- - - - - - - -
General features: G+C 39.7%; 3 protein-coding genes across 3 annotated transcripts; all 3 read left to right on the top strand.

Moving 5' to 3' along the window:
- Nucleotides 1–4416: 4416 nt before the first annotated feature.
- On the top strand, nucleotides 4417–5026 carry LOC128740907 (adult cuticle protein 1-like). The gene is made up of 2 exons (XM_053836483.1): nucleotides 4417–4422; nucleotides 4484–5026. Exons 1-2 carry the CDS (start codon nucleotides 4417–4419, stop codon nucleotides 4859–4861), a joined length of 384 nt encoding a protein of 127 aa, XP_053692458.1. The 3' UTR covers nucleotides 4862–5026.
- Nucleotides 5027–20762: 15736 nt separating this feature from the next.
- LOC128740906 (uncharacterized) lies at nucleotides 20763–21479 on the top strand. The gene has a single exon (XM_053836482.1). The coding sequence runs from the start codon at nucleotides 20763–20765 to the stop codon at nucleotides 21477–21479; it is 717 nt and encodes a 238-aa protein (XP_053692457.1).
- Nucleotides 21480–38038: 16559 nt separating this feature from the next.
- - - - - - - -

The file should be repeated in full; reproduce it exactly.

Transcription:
General features: G+C 39.7%; 3 protein-coding genes across 3 annotated transcripts; all 3 read left to right on the top strand.

Moving 5' to 3' along the window:
- Nucleotides 1–4416: 4416 nt before the first annotated feature.
- On the top strand, nucleotides 4417–5026 carry LOC128740907 (adult cuticle protein 1-like). The gene is made up of 2 exons (XM_053836483.1): nucleotides 4417–4422; nucleotides 4484–5026. Exons 1-2 carry the CDS (start codon nucleotides 4417–4419, stop codon nucleotides 4859–4861), a joined length of 384 nt encoding a protein of 127 aa, XP_053692458.1. The 3' UTR covers nucleotides 4862–5026.
- Nucleotides 5027–20762: 15736 nt separating this feature from the next.
- LOC128740906 (uncharacterized) lies at nucleotides 20763–21479 on the top strand. The gene has a single exon (XM_053836482.1). The coding sequence runs from the start codon at nucleotides 20763–20765 to the stop codon at nucleotides 21477–21479; it is 717 nt and encodes a 238-aa protein (XP_053692457.1).
- Nucleotides 21480–38038: 16559 nt separating this feature from the next.